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Why Big Issue Couple Fights Create A Big Potential For Connection

Potentially Awesome Relationships Die At Dating

Many potentially awesome relationships never make it out of dating. Why? Because of “couple fighting”. Couple fighting has such a negative stigma that most people dating won’t stick around through serious disagreements. The reason I hear most often for this is “We didn’t have compatibility.”

That means most people who are together and married do have compatibility. So why do people with compatibility struggle with big issues like whether to have a baby or not? It’s because dating only filters out the little disagreements.

Couple Conflict Comes After Commitment

It would make sense that two rational people would agree on key life decisions before they commit to one another. But, more often than not, the big life decisions are deferred for a later, after there is commitment. Issues like where to live, where to work, when to have a baby, whose career is sacrificed for the family, and money issues, consume the hearts and minds of committed partners (I have a podcast on this last issue. See the link below).

Dating couples spend most of their time learning about each others tastes in music, food, clothing and sex. These are important things too, but they are usually not relationship deal breakers. No one has ever gone home crying to their mother because Johnny doesn’t want potatoes, we do if Johnny suddenly doesn’t want a baby.

What is more amazing is that it’s after a couple commits to each other, that they realize they have dramatic differences. Difference that they feel strongly about. Differences worth fighting for. It’s only after the relationship is secure that these feelings about the way their life “should be” begin to emerge.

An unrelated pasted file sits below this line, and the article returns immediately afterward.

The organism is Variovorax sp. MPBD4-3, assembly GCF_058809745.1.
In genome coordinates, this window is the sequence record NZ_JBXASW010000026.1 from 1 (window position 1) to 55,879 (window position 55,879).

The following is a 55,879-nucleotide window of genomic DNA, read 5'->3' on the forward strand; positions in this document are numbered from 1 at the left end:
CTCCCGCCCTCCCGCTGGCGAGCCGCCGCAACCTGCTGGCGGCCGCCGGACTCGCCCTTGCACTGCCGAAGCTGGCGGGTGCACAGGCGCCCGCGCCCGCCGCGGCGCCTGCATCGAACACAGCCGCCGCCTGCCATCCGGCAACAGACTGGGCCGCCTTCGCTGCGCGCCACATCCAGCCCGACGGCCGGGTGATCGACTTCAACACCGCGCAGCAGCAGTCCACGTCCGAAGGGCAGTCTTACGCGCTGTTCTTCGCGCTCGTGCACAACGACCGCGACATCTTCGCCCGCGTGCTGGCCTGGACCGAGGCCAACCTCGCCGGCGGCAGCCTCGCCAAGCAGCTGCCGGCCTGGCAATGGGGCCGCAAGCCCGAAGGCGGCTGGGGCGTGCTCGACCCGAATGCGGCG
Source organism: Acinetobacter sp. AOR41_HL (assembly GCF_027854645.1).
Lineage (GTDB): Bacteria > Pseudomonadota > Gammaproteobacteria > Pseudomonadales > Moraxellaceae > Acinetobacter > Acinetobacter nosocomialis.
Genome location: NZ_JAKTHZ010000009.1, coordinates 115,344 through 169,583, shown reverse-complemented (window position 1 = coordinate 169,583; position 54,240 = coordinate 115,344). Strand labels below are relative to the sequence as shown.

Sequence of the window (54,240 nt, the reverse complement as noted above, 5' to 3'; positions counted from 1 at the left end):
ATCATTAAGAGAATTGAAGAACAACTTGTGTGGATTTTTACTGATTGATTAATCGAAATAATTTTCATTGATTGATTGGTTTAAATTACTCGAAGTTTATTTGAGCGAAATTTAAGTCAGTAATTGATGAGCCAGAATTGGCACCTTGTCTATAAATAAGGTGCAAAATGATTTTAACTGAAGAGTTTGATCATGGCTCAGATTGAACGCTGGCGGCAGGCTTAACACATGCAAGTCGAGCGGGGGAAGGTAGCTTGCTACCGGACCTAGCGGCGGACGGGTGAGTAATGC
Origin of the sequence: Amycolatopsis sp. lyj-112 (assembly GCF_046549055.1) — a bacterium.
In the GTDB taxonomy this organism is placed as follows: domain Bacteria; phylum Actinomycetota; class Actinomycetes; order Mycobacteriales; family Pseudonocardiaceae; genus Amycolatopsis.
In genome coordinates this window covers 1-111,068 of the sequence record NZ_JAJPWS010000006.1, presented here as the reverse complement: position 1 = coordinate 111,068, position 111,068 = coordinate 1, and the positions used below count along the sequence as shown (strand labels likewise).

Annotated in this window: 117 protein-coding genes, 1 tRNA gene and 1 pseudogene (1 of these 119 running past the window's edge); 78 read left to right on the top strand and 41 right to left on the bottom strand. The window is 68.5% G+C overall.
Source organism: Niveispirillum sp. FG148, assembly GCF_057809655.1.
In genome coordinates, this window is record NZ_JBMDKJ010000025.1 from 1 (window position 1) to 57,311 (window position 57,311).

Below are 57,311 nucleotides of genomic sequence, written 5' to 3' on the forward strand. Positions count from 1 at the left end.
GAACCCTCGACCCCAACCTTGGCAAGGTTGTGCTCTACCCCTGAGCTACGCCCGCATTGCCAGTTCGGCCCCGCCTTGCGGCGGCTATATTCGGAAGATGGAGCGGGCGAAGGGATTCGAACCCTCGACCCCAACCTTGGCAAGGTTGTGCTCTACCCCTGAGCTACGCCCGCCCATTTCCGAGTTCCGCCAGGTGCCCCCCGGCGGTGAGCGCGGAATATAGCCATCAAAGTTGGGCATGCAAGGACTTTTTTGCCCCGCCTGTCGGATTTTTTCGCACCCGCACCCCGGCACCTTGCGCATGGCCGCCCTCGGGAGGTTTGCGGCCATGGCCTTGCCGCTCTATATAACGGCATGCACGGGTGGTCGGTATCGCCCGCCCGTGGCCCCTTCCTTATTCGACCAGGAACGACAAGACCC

A Common Couple Fight (Round 1)

One partner, Jill begins to express a desire to move back to her rural town in Oklahoma. She wants to be closer to family, to raise their newborn closer to G-ma and G-pa. She and her husband, Jack, have never really talked about the subject and now that junior is crawling, they fight about it often. Jack grew up where they live currently and never ever saw himself moving to the Southwest. He’s angry that this is coming up now. He feels betrayed by Jill. She feels Jack is being insensitive and borderline tyrannical for not understanding her maternal desire.

It’s Not The Timing, Nor The Topic, That’s The Problem

If you’re following the example above closely, you may find yourself feeling more sympathetic toward either Jack or Jill. You may feel Jack is more right, or you may feel Jill is more right. If you’re feeling neither, you may be thinking “this couple should have had this conversation before they gave birth to Junior, not after”.

But this conflict is due to life circumstances. No one is at fault, no one is right and no one is wrong. This particular conflict is not about the timing either, even if they had the conversation before Junior’s birth, either Jack or Jill’s feelings could have changed after the baby smiled up at his loving parents. Awe.

The Problem Of Jack and Jill (it’s not the hill)

The problem for the couple above is what they are not saying. Neither is discussing what is at the heart of their conflict. The heart of a conflict is never about the solution. For example, It’s never about whether you purchase a minivan or a SUV, whether you buy a house in the country or in the city. The heart of every conflict is about what you need, value and desire. And the problem for Jack and Jill, in the example above, and for most people having couple fights, is that Jack and Jill aren’t always clued in about what they need, what they want and what values support their decisions. We are no different. Like Jack and Jill we fight passionately and emotionally for needs, desires and ideals that we don’t clearly understand.

Once You Get Over One Wall, You Hit Another